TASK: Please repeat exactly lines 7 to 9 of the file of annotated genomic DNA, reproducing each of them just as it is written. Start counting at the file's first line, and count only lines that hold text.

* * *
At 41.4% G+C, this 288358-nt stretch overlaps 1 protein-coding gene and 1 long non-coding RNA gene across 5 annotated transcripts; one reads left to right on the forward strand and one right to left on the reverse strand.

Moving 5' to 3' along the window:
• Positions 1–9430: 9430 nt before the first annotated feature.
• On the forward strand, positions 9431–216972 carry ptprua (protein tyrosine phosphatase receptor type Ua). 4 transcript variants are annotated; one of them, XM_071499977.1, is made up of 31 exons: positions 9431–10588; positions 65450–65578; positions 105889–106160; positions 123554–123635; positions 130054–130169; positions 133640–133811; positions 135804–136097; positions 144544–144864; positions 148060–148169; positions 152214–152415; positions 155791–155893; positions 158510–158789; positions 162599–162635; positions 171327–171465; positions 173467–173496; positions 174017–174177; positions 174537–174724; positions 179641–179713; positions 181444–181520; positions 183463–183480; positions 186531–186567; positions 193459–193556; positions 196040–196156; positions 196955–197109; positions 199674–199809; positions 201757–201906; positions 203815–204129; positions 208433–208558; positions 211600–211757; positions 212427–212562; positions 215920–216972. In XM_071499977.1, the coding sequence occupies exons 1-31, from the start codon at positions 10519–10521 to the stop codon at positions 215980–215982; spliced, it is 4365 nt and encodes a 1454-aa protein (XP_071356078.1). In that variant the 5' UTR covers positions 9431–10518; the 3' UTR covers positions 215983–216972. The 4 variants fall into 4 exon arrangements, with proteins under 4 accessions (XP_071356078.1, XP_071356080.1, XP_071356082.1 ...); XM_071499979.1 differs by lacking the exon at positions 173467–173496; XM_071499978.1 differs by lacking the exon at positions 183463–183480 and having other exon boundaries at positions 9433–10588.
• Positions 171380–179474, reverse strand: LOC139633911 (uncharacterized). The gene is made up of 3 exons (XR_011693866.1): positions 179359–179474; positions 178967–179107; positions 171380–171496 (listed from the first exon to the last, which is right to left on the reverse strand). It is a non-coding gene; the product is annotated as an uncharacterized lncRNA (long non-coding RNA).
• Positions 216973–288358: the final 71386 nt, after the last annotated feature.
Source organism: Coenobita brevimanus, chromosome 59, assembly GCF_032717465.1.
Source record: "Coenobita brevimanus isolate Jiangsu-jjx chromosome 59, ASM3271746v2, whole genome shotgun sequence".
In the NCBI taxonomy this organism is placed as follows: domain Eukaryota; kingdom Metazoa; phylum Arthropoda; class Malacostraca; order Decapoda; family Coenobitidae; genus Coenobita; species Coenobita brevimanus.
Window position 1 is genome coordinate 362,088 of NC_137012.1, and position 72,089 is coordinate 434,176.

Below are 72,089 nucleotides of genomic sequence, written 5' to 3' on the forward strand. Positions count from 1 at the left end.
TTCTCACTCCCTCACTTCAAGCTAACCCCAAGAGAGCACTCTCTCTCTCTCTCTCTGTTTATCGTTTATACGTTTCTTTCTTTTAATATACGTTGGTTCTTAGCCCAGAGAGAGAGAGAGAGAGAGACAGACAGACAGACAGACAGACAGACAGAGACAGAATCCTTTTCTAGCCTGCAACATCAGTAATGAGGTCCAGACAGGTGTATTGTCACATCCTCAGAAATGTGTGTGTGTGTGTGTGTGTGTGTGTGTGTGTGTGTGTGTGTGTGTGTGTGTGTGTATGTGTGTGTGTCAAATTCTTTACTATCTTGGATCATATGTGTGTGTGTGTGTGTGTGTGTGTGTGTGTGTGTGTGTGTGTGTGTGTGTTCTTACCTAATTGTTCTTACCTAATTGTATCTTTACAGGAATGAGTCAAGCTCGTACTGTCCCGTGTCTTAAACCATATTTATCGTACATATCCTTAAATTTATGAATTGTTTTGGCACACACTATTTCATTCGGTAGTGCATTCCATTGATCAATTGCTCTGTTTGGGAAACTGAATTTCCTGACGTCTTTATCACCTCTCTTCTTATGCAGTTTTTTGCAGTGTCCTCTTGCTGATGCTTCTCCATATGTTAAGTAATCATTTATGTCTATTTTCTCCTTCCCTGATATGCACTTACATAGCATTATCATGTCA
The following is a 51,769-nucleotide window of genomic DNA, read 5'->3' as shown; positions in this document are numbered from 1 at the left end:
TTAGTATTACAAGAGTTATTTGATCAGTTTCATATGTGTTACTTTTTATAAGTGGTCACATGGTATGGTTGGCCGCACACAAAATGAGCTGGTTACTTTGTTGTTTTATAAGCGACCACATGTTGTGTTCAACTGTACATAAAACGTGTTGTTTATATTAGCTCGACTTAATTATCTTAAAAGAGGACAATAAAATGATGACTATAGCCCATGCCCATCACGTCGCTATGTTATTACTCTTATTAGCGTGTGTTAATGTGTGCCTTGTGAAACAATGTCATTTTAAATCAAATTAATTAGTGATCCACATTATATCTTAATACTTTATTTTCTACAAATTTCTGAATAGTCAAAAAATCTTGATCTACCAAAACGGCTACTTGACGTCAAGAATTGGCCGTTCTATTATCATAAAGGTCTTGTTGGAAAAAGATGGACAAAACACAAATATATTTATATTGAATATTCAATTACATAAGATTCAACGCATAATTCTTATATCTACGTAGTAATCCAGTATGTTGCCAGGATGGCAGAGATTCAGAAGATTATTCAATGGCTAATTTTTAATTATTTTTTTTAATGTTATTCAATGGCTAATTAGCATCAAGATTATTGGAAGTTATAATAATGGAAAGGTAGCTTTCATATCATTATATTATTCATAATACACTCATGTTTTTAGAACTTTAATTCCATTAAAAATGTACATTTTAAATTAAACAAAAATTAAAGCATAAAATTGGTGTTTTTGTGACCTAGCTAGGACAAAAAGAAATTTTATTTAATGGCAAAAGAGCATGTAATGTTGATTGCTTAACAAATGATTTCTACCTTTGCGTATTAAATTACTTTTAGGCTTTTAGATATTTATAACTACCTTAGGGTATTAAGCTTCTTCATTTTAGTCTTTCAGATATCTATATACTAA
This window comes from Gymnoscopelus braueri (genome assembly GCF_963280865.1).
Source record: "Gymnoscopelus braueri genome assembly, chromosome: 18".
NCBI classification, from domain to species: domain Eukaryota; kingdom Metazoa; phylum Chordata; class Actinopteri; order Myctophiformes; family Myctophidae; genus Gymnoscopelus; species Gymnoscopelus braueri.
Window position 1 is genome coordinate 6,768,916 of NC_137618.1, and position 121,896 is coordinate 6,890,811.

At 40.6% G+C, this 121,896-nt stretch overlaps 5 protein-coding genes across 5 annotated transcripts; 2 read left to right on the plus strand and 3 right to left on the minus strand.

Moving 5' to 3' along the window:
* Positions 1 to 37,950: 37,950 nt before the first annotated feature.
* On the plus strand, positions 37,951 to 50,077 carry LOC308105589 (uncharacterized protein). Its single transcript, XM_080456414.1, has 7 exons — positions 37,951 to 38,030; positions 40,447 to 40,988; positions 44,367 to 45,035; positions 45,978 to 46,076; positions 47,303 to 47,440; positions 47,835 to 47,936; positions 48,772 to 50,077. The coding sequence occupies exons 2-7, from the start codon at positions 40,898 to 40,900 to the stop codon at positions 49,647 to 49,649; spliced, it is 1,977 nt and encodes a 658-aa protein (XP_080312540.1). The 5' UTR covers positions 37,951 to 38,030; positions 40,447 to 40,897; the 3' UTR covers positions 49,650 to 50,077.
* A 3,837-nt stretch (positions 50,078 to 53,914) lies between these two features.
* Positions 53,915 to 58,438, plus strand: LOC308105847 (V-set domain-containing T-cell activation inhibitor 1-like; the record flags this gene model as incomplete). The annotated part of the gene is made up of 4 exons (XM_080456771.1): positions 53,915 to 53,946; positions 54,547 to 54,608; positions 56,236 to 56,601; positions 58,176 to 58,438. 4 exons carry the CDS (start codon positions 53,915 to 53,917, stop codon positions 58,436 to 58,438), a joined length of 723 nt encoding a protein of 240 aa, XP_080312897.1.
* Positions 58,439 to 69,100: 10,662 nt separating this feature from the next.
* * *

Source organism: Coenobita brevimanus, chromosome 59, assembly GCF_032717465.1.
Source record: "Coenobita brevimanus isolate Jiangsu-jjx chromosome 59, ASM3271746v2, whole genome shotgun sequence".
In the NCBI taxonomy this organism is placed as follows: domain Eukaryota; kingdom Metazoa; phylum Arthropoda; class Malacostraca; order Decapoda; family Coenobitidae; genus Coenobita; species Coenobita brevimanus.